June 12, 2021

Jon Cornish preaching importance of inclusivity in sport

Kevin Sousa/CFL.ca

TORONTO — There were many important lessons that Jon Cornish learned from his mother while he was growing up.

She taught him to be selfless and to do as much as you can for others and since then, he’s made sure to do everything he can to follow that advice.

“I think a lot of people sort of believe that having more stuff will make them feel good,” Cornish said. “I disagree with that statement. I am a believer that the best way to feel happy is to help somebody else.”

She also taught him the importance of inclusivity and Cornish joined Donnovan Bennett on this week’s episode of The Waggle podcast to speak about it.

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When Cornish was playing in the CFL, he worked with You Can Play, an organization that works to create more inclusive spaces for the LGBTQ2S+ community in sports. He was outspoken about inclusivity and making safe locker rooms for any CFL player.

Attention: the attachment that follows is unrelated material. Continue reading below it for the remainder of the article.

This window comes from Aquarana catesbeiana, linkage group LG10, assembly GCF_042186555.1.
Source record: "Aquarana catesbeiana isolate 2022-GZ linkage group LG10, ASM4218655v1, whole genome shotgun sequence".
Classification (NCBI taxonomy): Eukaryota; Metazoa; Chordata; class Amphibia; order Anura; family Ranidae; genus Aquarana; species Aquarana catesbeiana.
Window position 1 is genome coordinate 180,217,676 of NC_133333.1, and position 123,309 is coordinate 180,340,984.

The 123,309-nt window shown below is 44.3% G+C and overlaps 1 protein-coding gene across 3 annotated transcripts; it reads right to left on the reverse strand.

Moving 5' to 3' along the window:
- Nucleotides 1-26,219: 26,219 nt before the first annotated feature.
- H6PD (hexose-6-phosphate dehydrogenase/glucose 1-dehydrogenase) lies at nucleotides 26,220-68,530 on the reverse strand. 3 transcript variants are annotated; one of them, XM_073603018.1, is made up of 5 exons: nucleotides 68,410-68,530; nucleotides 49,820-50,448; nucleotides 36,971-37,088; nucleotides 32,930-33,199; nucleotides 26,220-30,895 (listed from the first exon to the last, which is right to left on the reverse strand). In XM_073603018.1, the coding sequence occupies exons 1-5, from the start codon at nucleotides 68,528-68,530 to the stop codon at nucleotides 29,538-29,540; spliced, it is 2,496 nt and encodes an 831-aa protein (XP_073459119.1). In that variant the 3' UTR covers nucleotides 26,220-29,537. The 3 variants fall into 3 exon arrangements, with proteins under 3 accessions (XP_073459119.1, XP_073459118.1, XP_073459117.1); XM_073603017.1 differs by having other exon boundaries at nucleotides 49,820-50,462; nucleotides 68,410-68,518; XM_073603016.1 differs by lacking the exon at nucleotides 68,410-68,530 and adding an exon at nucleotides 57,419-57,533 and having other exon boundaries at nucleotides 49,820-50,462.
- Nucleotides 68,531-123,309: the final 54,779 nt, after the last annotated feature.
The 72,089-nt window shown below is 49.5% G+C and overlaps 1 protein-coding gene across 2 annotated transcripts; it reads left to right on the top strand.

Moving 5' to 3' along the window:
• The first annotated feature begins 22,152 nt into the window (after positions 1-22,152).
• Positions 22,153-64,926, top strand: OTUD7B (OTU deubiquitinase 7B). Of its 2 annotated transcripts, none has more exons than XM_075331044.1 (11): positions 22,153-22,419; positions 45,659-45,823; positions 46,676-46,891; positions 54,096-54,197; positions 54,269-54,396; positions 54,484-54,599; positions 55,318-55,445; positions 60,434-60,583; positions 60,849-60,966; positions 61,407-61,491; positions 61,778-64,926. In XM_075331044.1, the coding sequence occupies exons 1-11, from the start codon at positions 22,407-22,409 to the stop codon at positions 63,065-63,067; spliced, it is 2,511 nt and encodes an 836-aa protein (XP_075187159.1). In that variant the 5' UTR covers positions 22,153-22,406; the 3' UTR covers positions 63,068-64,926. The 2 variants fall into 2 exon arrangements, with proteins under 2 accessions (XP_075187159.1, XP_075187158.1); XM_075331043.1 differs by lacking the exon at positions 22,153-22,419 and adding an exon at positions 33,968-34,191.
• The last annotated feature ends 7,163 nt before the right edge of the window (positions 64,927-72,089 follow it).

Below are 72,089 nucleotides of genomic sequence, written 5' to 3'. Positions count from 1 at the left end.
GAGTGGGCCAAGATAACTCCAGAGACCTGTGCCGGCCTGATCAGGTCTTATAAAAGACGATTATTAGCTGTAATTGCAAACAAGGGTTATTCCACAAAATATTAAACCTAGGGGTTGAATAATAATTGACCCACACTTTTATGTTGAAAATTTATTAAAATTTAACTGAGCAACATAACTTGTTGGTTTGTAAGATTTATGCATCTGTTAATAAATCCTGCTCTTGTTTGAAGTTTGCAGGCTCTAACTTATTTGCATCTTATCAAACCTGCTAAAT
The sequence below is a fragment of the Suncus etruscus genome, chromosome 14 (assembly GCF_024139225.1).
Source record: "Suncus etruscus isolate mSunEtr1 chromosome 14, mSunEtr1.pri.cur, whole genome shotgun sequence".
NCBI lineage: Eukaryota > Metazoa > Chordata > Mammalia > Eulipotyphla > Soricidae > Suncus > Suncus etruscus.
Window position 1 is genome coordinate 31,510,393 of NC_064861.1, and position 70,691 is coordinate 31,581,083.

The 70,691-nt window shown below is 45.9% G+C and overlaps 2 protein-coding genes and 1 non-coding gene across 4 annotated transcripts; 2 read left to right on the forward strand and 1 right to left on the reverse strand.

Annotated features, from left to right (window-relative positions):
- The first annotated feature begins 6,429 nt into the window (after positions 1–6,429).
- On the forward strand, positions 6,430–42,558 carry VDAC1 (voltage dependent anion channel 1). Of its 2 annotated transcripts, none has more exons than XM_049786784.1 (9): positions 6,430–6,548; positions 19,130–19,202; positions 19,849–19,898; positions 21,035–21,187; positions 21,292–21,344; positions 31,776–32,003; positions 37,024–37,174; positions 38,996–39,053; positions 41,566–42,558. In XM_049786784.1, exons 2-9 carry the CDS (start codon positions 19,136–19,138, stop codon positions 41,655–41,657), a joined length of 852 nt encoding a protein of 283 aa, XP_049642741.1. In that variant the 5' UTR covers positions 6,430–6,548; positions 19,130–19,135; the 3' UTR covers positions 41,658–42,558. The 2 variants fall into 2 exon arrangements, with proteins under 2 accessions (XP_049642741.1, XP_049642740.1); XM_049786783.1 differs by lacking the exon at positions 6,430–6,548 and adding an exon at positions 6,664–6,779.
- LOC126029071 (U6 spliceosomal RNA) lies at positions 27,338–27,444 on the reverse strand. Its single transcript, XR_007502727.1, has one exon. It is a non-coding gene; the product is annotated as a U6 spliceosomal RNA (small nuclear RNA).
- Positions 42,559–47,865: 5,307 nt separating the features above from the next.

“There was a question in 2012, ‘will our locker rooms be safe for gay people?'” remembered Cornish. “And I thought in 2012, no, they were not safe. But now, we have a generation of talent coming up, who has been through (understanding) equality and LGBTQ rights and all of these different things, we are in a different space now. I really look forward to having a guy make a team who is stepping on the spectrum of sexuality.

“I think there are a lot of ways that there have been trendsetters but I look forward to the next guy just coming in, playing football and going home to his partner and just living a normal life. I think that’s a place where football, especially CFL, is already doing a great job.”

The former Calgary Stampeder opened up about his mother’s same sex marriage back in 2012 and has continued to be a strong advocate for LGBTQ2S+ rights throughout his playing days and beyond. In fact, Cornish brought the Grey Cup into Striker Sports Bar, Canada’s first ever LGBTQ2S+ sports bar, in 2016 for the first-ever LGBTQ2S+ Grey Cup party. He was also always outspoken against any slurs or homophobia he encountered in the locker room.

“If you are a human being and you love another human being, I think that should just be without question,” said Cornish. “We have an old system that said, ‘a man loves a woman’ but there’s nothing really that says it’s natural. I don’t really buy any of that stuff.”

“I truly believe that we need to get past the idea that there’s some proper way of how we should exist versus just letting people sort of love who they love.”

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